How do you react to negative feedback?

We all generally love receiving positive feedback, it’s electrifying to hear that we have achieved something, we have built something, it worked and someone is happy with us for our input.

It is human nature to want to be liked.

It’s that other feedback, the one where we feel attacked, that we don’t enjoy.

“You didn’t do x”, “You caused x”, “You’ve disappointed me”

These are the words that cause our stomachs to clench, our hearts to pound in our ears, our thoughts to race and scatter and our faces to redden.

We usually wish that these reactions would just go away, so we can get down to fixing the problem, or simply moving on and to stop talking about it.

However, it is exactly these reactions that we should be paying attention to.

What is it about the words that were said that triggered those reactions in us.  Was it because of the person giving the feedback.  Was it because you disagreed with their feedback.  Or was it because you feel lacking in some way, and this person has just outlined our deep fears about your own ability.

It might be a bit of a relief to explain here, that although there is an abundance of different types and levels of feedback, and our shortcomings at times can seem boundless, there are only three triggers that cause the above reactions. *

Truth Triggers – these are set off by the substance or an element of the feedback itself.  It’s somehow off, not telling the whole story, unhelpful, or simply untrue.  Which makes us feel annoyed, wrong and exasperated.

Zack sat in on a new client meeting with his manager Sarah.  During the meeting, Zack observed that the client appeared to be somewhat nervous and anxious to put across their side of the story.  So he decided to sit back and listen, take notes and allow Sarah to ask the questions.

Later in the day, he received feedback that Sarah thought he was too nervous to speak to the client and felt frustrated because Sarah had not recognised that he was allowing the client to speak and there would be time in the future for him to respond.

There are many good reasons not to blindly accept feedback.

A valuable skill we need to apply here is a ‘sorting and filtering’ of feedback.  We need to be able to evaluate the feedback and decide whether it is something you may wish to apply and take on board, whether it is just the other person’s opinion, or whether it is utterly unhelpful to you and you can let it go.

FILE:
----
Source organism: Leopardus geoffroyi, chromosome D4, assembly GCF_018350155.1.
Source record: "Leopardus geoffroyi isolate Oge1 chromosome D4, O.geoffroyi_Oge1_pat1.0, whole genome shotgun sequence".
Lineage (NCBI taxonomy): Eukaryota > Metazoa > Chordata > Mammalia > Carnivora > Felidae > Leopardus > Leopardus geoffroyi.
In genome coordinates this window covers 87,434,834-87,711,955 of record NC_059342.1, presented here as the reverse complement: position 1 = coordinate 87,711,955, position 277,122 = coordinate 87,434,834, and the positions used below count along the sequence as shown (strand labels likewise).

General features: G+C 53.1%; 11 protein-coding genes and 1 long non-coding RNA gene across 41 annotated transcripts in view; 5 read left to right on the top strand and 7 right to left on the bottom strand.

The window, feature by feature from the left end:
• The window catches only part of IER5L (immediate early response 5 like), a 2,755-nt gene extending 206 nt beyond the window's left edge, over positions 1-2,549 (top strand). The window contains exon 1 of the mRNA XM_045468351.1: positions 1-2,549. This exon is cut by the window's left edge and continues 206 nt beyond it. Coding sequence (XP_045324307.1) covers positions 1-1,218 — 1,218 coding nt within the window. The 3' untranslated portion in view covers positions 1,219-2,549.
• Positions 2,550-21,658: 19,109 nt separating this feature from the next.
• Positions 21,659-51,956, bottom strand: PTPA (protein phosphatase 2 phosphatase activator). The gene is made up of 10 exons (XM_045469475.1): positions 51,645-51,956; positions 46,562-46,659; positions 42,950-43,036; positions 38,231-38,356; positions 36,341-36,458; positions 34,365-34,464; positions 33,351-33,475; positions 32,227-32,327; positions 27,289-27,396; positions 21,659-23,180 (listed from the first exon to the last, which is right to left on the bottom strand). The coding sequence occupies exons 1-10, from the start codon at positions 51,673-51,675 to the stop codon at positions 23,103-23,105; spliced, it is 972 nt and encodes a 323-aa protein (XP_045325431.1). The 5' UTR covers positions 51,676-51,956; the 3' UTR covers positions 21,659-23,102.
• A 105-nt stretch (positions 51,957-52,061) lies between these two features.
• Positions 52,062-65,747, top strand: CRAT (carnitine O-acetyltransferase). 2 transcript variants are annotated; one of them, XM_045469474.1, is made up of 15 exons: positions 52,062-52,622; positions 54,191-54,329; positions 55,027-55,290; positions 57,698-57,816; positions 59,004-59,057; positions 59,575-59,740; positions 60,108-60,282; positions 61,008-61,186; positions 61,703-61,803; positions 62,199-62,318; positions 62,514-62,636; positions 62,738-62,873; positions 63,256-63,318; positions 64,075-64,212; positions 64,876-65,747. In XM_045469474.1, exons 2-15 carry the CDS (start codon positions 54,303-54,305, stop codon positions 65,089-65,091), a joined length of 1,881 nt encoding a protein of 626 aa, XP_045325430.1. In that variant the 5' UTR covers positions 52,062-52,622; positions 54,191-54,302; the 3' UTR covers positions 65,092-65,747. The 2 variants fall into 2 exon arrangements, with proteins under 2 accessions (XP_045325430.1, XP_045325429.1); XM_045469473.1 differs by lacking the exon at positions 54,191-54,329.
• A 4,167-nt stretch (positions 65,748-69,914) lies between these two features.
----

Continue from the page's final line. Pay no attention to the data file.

Relationship Triggers – these are sparked by the particular person who is giving us the feedback.  It is not so much the material in the feedback, it is coloured by the relationship that we have with the giver.  Our reactions are based more on what we believe about the giver (i.e. they have no credibility on this subject) or how we feel treated by the giver (i.e. after everything I’ve done for you, this is what you think of me – this petty criticism).

The majority of feedback is given in a human form, one person providing feedback in some way or shape to another.  So, it is only natural for our perception of the feedback to be influenced by that person. 

Our history with that person can shadow the actual feedback, in which case, we need to be careful to try and dis-associate the feedback from the person.  This can be incredibly difficult, however we will talk about a few techniques in another article.

Identity Triggers – in contrast, these are not about the substance of the feedback nor the giver.  These are all about us.  Something about the feedback has trigged something deep and our identity, that sense of who we are appears to unravel.  When we are in this stage, everything looks desolate, we take the feedback personally and deep, and find it difficult to look past this.

So why should we look deeper and work out just what our triggers may be… well, firstly, we need to accept that these triggers are completely reasonable.  Then depending on which trigger is being pulled, we can learn to look at the reasoning behind the trigger.

Once we know and understand our triggers, we will be able to recognise them for what they are and engage more deeply in conversations.

You may even like to look at the feedback you are giving to others, watch their reactions and consider if there are alternative ways to offer your feedback.


* Adapted from Douglas Stone and Sheila Heen’s book Thanks for the Feedback: The Science and Art of Receiving Feedback Well

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